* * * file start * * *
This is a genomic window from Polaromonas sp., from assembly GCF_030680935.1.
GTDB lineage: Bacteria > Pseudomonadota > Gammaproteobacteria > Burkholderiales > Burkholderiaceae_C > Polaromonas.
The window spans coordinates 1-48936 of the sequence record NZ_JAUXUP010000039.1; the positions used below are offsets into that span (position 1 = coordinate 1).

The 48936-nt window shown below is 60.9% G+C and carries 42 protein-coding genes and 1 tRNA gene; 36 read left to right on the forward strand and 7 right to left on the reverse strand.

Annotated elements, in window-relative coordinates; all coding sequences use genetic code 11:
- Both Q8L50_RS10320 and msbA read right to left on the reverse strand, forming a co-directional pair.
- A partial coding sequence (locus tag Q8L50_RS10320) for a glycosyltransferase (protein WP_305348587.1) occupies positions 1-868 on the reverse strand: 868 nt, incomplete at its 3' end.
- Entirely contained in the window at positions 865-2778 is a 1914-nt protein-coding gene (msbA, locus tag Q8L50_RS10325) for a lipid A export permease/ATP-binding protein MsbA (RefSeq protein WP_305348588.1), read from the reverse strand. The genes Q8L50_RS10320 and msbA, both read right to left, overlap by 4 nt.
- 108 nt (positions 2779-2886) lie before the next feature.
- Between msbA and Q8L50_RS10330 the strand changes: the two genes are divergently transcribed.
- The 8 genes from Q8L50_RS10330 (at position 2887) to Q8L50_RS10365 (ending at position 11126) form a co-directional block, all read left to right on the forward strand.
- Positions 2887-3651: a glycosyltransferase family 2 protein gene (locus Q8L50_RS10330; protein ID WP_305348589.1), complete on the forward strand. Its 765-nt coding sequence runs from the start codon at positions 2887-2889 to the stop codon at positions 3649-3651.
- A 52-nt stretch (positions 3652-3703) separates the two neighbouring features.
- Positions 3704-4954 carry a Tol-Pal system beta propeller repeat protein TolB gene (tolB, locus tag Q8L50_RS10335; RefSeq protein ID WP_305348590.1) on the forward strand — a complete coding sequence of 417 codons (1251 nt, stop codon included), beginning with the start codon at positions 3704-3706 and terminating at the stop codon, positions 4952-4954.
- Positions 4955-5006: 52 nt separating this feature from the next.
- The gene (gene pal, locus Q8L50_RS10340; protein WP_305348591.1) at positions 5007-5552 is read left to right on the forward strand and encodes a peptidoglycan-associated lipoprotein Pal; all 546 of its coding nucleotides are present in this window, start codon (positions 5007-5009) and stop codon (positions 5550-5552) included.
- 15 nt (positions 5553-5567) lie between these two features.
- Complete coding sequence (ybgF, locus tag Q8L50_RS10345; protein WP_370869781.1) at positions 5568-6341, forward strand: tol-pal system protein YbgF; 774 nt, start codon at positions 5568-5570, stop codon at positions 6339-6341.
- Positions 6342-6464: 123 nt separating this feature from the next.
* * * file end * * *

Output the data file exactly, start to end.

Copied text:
This is a genomic window from Polaromonas sp., from assembly GCF_030680935.1.
GTDB lineage: Bacteria > Pseudomonadota > Gammaproteobacteria > Burkholderiales > Burkholderiaceae_C > Polaromonas.
The window spans coordinates 1-48936 of the sequence record NZ_JAUXUP010000039.1; the positions used below are offsets into that span (position 1 = coordinate 1).

The 48936-nt window shown below is 60.9% G+C and carries 42 protein-coding genes and 1 tRNA gene; 36 read left to right on the forward strand and 7 right to left on the reverse strand.

Annotated elements, in window-relative coordinates; all coding sequences use genetic code 11:
- Both Q8L50_RS10320 and msbA read right to left on the reverse strand, forming a co-directional pair.
- A partial coding sequence (locus tag Q8L50_RS10320) for a glycosyltransferase (protein WP_305348587.1) occupies positions 1-868 on the reverse strand: 868 nt, incomplete at its 3' end.
- Entirely contained in the window at positions 865-2778 is a 1914-nt protein-coding gene (msbA, locus tag Q8L50_RS10325) for a lipid A export permease/ATP-binding protein MsbA (RefSeq protein WP_305348588.1), read from the reverse strand. The genes Q8L50_RS10320 and msbA, both read right to left, overlap by 4 nt.
- 108 nt (positions 2779-2886) lie before the next feature.
- Between msbA and Q8L50_RS10330 the strand changes: the two genes are divergently transcribed.
- The 8 genes from Q8L50_RS10330 (at position 2887) to Q8L50_RS10365 (ending at position 11126) form a co-directional block, all read left to right on the forward strand.
- Positions 2887-3651: a glycosyltransferase family 2 protein gene (locus Q8L50_RS10330; protein ID WP_305348589.1), complete on the forward strand. Its 765-nt coding sequence runs from the start codon at positions 2887-2889 to the stop codon at positions 3649-3651.
- A 52-nt stretch (positions 3652-3703) separates the two neighbouring features.
- Positions 3704-4954 carry a Tol-Pal system beta propeller repeat protein TolB gene (tolB, locus tag Q8L50_RS10335; RefSeq protein ID WP_305348590.1) on the forward strand — a complete coding sequence of 417 codons (1251 nt, stop codon included), beginning with the start codon at positions 3704-3706 and terminating at the stop codon, positions 4952-4954.
- Positions 4955-5006: 52 nt separating this feature from the next.
- The gene (gene pal, locus Q8L50_RS10340; protein WP_305348591.1) at positions 5007-5552 is read left to right on the forward strand and encodes a peptidoglycan-associated lipoprotein Pal; all 546 of its coding nucleotides are present in this window, start codon (positions 5007-5009) and stop codon (positions 5550-5552) included.
- 15 nt (positions 5553-5567) lie between these two features.
- Complete coding sequence (ybgF, locus tag Q8L50_RS10345; protein WP_370869781.1) at positions 5568-6341, forward strand: tol-pal system protein YbgF; 774 nt, start codon at positions 5568-5570, stop codon at positions 6339-6341.
- Positions 6342-6464: 123 nt separating this feature from the next.